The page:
Super 8 derails all the infantile movie-making of explosion artists and delivers a nostalgic return to the subtleties of cinema.
In retrospect, it’s funny to think that Steven Spielberg was condemned by many of his contemporaries during the ‘70s and ‘80s, that movies of such material merit were criticized of stripping Hollywood of its depth and reducing substance to spectacle. We can only laugh at at the thought of what those same detractors would think of filmmakers like Michael Bay. But Spielberg was, and still is, far from a simple manufacturer of parlor tricks; he was a master storyteller, capable of photographing our most closeted fears and intimate imaginations. Produced by Amblin Entertainment and Bad Robot Productions, and distributed by Paramount, J.J Abrams now aims to pay tribute to the man, his method, and its magic.
In a run-of-the-mill Spielbergian suburbia in 1979, Joel Courtney is Joe Lamb, a timid kid with an estranged father (Kyle Chandler), a recently deceased mother, and a fat filmmaker for a friend (Riley Griffiths). When they’re not at school, Joe and the aforesaid weighty Charles make movies and talk movies. Accompanied by the intimidating companionship of a young belle (Elle Fanning) and two of their buddies, the adolescent Hollywood aspirants take to the night to shoot their 8mm zombie flick.
Super 8’s first act is pure pleasure and a joy for the juvenile in all of us… especially those of us who made movies when were a kid. Pressed for time in the late hours of the night, telling your friends to shut up and stop screwing around because you’re running out of film, arguing for twenty minutes about whether to go for a close-up or a medium… it’s impossible to suppress a smile.
Cue all hell breaking loose. A speeding train springs from its tracks in a massive crash and, unbeknownst to the crew, a perverse E.T. frees itself from one of the cars, setting into motion the military occupancy of the small Ohio town. The rest of the runtime centers on many of Super 8’s characters coming to grips with unresolved family issues, notably the Spielberg-trademark of fathers and their sons, and a straightforward ‘damsel-in-distress’ finale.
Closer to the third kind beings of Encounters than the central titular alien in the Extra-Terrestrial, the creature in Super 8 is more of a MacGuffin monster. It doesn’t play a real role except to act as a catalyst for the maturation of Joe, his friends, and their families. It drives the plot forward like a chauffeur… not really there, and you don’t really care… you just want to get to where you’re headed. This excuses the fact that the alien is not nearly as memorable as notable others, although Abrams does well in adhering to the principle of what you don’t see is more frightening than what you do see, as blurring and obscure angles prevent you from almost never having a clear view of the monster, making it all the more menacing.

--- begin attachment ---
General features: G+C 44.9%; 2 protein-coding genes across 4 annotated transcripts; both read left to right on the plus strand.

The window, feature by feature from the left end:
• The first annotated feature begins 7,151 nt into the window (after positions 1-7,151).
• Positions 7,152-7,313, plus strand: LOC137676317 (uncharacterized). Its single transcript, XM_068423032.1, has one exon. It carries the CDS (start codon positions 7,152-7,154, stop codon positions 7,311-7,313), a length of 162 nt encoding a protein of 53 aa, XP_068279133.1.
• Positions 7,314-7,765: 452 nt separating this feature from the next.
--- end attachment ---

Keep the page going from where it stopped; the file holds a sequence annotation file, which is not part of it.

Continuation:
From a technical standpoint, Super 8 is a virtuoso comparable with the works of the maestro it models. Whether it’s the mechanical madness of a tank crushing the innocence of a child’s playground, or the seldom shot of a silhouette against the skyline, the images here compliment, rather than dominate the established world. Frankness forgiven, I’ve said it once and I’ll say it again… movies with balls are nothing without heart. The explosive images employed here are powerful because Abrams understands the principle that we don’t give two sh*ts about a propane tank exploding… we care about the people that the blast could harm. Of course speaking of our director, what would an Abrams film be without a hundred lens flares, except that this time the visual device is actually relevant, continually reminding you that you’re watching a movie… and that’s what Super 8 is all about.
The awe and wonder of the film’s legendary producer trump the cheap cookie-cutter ‘blow it up and they’ll keep entertained’ strategy. Its monster forges these people by being, rather than interacting. Understand this… it’s not E.T. or Close Encounters… it doesn’t quite match the sentimentality of those films. Nor does it wield the same amount of scriptwriting focus – I felt as though J.J. was working to too many things instead of one sole objective – but it undeniably possesses the heart of its producer’s predecessors, and similarly challenges its heroes to grow up… and yet stay young. It tributes Spielberg, the frustrating fun of amateur film-making, but more than anything, it tributes imagination once again… And the power of ideas over imagery.